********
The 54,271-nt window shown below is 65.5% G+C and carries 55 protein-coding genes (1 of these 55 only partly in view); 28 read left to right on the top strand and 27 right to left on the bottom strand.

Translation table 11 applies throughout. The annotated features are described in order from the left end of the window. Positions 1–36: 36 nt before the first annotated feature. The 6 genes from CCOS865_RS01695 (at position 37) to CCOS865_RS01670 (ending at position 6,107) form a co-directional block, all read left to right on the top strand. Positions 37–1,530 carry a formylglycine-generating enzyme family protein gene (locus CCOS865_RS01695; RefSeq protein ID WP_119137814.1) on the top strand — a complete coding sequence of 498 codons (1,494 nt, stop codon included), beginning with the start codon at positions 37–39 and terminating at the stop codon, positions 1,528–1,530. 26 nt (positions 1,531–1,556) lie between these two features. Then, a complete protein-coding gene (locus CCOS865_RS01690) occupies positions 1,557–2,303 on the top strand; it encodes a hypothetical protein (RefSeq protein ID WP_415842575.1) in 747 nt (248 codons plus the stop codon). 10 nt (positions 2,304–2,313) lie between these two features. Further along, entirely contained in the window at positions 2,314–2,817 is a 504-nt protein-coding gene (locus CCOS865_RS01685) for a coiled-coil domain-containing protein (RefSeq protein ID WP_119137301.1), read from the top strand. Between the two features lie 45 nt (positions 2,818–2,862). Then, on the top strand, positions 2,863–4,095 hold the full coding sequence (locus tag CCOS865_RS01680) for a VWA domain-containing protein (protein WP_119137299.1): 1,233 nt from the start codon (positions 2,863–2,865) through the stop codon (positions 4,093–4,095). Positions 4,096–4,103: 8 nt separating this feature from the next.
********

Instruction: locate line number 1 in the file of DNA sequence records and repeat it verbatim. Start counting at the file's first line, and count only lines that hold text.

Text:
The 54,271-nt window shown below is 65.5% G+C and carries 55 protein-coding genes (1 of these 55 only partly in view); 28 read left to right on the top strand and 27 right to left on the bottom strand.